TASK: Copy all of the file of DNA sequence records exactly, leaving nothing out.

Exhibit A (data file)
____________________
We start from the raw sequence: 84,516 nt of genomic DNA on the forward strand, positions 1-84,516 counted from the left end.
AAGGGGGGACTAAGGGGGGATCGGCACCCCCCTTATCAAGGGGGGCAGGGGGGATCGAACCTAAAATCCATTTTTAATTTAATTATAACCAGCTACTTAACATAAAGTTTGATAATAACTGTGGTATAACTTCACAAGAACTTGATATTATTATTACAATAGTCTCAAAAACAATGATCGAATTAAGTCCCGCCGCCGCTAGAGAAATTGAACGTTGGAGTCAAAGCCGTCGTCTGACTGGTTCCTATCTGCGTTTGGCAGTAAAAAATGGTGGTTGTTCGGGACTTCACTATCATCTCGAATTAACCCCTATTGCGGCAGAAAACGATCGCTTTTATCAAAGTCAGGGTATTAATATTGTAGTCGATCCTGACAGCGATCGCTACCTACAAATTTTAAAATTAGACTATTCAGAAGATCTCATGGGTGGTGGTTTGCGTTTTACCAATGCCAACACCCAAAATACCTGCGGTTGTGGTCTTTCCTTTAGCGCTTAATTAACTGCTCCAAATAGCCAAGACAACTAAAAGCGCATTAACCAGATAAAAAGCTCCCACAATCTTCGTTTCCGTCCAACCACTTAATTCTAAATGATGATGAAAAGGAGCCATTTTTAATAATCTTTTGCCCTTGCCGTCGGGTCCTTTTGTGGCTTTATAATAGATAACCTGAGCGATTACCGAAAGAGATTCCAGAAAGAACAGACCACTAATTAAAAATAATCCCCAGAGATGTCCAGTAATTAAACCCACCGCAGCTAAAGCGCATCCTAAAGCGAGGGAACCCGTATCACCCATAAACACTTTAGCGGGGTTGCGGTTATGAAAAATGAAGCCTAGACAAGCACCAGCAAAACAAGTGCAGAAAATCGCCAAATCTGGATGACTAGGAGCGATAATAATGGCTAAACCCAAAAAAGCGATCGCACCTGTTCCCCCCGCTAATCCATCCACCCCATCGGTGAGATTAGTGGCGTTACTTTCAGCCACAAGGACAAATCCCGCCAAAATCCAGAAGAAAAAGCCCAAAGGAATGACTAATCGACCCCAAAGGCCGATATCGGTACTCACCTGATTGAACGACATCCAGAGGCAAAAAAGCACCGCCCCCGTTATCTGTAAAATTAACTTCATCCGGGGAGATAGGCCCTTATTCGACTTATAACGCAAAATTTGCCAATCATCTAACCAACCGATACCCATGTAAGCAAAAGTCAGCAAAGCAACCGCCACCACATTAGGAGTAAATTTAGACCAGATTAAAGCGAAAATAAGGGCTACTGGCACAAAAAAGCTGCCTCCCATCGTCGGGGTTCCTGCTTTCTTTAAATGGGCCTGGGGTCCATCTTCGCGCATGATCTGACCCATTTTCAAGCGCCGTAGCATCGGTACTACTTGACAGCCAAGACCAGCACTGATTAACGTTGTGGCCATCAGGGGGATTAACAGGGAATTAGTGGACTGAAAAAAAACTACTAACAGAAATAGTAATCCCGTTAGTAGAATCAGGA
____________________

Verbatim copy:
We start from the raw sequence: 84,516 nt of genomic DNA on the forward strand, positions 1-84,516 counted from the left end.
AAGGGGGGACTAAGGGGGGATCGGCACCCCCCTTATCAAGGGGGGCAGGGGGGATCGAACCTAAAATCCATTTTTAATTTAATTATAACCAGCTACTTAACATAAAGTTTGATAATAACTGTGGTATAACTTCACAAGAACTTGATATTATTATTACAATAGTCTCAAAAACAATGATCGAATTAAGTCCCGCCGCCGCTAGAGAAATTGAACGTTGGAGTCAAAGCCGTCGTCTGACTGGTTCCTATCTGCGTTTGGCAGTAAAAAATGGTGGTTGTTCGGGACTTCACTATCATCTCGAATTAACCCCTATTGCGGCAGAAAACGATCGCTTTTATCAAAGTCAGGGTATTAATATTGTAGTCGATCCTGACAGCGATCGCTACCTACAAATTTTAAAATTAGACTATTCAGAAGATCTCATGGGTGGTGGTTTGCGTTTTACCAATGCCAACACCCAAAATACCTGCGGTTGTGGTCTTTCCTTTAGCGCTTAATTAACTGCTCCAAATAGCCAAGACAACTAAAAGCGCATTAACCAGATAAAAAGCTCCCACAATCTTCGTTTCCGTCCAACCACTTAATTCTAAATGATGATGAAAAGGAGCCATTTTTAATAATCTTTTGCCCTTGCCGTCGGGTCCTTTTGTGGCTTTATAATAGATAACCTGAGCGATTACCGAAAGAGATTCCAGAAAGAACAGACCACTAATTAAAAATAATCCCCAGAGATGTCCAGTAATTAAACCCACCGCAGCTAAAGCGCATCCTAAAGCGAGGGAACCCGTATCACCCATAAACACTTTAGCGGGGTTGCGGTTATGAAAAATGAAGCCTAGACAAGCACCAGCAAAACAAGTGCAGAAAATCGCCAAATCTGGATGACTAGGAGCGATAATAATGGCTAAACCCAAAAAAGCGATCGCACCTGTTCCCCCCGCTAATCCATCCACCCCATCGGTGAGATTAGTGGCGTTACTTTCAGCCACAAGGACAAATCCCGCCAAAATCCAGAAGAAAAAGCCCAAAGGAATGACTAATCGACCCCAAAGGCCGATATCGGTACTCACCTGATTGAACGACATCCAGAGGCAAAAAAGCACCGCCCCCGTTATCTGTAAAATTAACTTCATCCGGGGAGATAGGCCCTTATTCGACTTATAACGCAAAATTTGCCAATCATCTAACCAACCGATACCCATGTAAGCAAAAGTCAGCAAAGCAACCGCCACCACATTAGGAGTAAATTTAGACCAGATTAAAGCGAAAATAAGGGCTACTGGCACAAAAAAGCTGCCTCCCATCGTCGGGGTTCCTGCTTTCTTTAAATGGGCCTGGGGTCCATCTTCGCGCATGATCTGACCCATTTTCAAGCGCCGTAGCATCGGTACTACTTGACAGCCAAGACCAGCACTGATTAACGTTGTGGCCATCAGGGGGATTAACAGGGAATTAGTGGACTGAAAAAAAACTACTAACAGAAATAGTAATCCCGTTAGTAGAATCAGGA